Madam Walker was a master marketer. But her brilliance was in taking it to another level by training women, by traveling, by making very motivational speeches and by providing independent income for women who otherwise would have to be maids and sharecroppers.
A'Lelia Walker did not subsidize specific writers, but she provided a place for all kinds of people to gather. She was one of the few blacks who had the money to allow her to entertain in the large scale.
To her credit, Madam Walker discerned that black women wanted to conform to white Victorian models of beauty. She was aware of the double- sidedness of her products - helping black women appear more European in look, with straight hair - but she always maintained that she was simply selling products that promoted hair growth.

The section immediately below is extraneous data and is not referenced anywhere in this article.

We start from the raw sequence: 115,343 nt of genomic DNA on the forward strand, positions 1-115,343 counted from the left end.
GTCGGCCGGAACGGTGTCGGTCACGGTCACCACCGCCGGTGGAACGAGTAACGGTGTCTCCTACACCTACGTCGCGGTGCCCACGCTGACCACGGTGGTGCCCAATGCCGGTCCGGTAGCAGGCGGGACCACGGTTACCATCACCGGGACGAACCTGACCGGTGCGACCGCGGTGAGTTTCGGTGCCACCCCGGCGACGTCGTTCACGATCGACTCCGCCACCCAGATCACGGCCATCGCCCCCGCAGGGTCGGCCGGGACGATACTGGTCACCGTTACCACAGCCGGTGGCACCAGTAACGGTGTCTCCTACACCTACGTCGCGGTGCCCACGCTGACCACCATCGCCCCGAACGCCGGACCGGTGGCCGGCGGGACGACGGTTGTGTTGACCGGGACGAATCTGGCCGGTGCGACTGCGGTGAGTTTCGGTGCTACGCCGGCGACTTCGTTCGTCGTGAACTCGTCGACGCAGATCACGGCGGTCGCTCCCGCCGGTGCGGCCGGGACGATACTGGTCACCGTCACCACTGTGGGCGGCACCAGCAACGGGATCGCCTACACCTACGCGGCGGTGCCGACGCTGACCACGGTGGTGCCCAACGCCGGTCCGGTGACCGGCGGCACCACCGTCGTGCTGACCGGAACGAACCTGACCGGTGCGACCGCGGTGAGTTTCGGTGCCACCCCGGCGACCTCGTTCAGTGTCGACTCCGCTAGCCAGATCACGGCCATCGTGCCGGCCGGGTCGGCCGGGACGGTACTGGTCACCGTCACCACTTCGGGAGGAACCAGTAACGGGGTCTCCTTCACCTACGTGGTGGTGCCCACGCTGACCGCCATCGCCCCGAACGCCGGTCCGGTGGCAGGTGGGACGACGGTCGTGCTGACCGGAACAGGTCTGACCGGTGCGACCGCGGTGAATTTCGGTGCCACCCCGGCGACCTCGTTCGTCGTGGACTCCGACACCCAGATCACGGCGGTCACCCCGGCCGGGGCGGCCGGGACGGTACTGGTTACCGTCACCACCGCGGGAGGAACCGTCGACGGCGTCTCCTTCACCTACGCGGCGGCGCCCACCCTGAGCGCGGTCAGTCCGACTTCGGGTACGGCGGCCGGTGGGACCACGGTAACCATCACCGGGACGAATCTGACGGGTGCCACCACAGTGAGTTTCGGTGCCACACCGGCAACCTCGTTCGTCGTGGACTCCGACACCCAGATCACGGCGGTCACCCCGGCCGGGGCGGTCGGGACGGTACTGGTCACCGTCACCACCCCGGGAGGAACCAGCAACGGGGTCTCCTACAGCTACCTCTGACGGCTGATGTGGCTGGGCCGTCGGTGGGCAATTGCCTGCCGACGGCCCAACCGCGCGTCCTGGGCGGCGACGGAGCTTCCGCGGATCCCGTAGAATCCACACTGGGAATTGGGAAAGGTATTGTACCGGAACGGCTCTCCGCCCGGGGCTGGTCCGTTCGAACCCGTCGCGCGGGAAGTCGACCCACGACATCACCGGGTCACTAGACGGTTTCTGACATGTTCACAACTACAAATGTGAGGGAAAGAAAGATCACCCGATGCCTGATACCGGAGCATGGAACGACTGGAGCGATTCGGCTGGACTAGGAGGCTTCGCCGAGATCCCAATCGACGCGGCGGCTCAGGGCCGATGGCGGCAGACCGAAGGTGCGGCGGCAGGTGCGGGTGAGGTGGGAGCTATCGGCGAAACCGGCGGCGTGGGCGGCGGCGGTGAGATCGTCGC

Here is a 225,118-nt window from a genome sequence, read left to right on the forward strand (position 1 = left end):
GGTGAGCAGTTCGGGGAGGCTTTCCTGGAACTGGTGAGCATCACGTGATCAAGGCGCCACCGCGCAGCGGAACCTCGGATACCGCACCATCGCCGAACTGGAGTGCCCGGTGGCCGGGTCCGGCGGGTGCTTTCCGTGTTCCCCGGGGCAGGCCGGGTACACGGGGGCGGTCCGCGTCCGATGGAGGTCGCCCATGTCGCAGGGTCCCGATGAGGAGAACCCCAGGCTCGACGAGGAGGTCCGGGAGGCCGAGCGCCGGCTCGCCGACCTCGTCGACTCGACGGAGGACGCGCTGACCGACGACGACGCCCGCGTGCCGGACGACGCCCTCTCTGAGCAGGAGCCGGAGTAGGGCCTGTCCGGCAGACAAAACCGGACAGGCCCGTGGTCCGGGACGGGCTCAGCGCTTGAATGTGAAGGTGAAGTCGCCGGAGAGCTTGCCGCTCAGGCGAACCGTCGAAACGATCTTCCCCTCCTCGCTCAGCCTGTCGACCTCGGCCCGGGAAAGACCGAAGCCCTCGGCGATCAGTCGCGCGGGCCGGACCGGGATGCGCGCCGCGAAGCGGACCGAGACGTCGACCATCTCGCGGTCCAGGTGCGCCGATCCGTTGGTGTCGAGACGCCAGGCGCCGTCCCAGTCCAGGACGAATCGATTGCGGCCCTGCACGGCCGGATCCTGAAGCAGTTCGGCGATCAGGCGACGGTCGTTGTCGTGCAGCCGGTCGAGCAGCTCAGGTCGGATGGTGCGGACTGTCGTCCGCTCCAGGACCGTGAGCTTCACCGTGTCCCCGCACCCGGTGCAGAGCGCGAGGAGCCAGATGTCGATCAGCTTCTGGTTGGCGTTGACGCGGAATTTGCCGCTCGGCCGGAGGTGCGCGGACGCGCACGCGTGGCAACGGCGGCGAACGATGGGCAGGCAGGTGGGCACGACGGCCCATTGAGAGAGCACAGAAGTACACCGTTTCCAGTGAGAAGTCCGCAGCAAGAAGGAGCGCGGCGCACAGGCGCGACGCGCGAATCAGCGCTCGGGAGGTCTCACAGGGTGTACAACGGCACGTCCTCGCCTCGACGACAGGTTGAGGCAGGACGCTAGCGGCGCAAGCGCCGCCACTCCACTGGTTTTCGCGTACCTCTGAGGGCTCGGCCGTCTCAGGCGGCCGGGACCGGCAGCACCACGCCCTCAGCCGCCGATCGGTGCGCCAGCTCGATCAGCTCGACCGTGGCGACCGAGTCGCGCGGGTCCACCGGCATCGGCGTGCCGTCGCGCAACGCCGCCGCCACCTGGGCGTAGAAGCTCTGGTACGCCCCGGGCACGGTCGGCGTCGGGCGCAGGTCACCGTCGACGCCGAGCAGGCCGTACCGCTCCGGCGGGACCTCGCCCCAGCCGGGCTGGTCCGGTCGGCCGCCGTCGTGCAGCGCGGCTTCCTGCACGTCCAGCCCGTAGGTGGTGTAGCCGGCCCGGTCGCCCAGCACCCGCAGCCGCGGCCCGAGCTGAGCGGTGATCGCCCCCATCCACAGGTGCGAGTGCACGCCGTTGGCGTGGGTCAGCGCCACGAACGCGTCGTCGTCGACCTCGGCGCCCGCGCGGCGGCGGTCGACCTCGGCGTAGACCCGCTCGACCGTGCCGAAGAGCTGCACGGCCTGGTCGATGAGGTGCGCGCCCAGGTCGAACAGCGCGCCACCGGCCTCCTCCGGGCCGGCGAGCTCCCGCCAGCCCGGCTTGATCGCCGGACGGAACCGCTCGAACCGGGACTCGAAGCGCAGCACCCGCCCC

Madam Walker's legacy lives in her philanthropy as well as in an amazing line of hair care products.
As much as any woman of the twentieth century, Madam Walker paved the way for the profound social changes that altered women's place in American society.
People will buy products for quality, and they will buy products for bargains.
For many years Madam Walker was just a little footnote in history. As a woman who made haircare products, she was really consigned to something trivial.
So Madam C.J. Walker's Wonderful Hair Grower, when applied after shampooing the hair more frequently, allowed women's scalp to be healthier and their hair to grow back. That was her most popular product.
Wearing your hair natural is a positive statement about who you are. It's not a protest to somebody else. It's affirming you.
If you wear your hair straight or natural, it's all fine with me. It doesn't mean that you aren't politically conscious or that you don't have good thoughts about progress.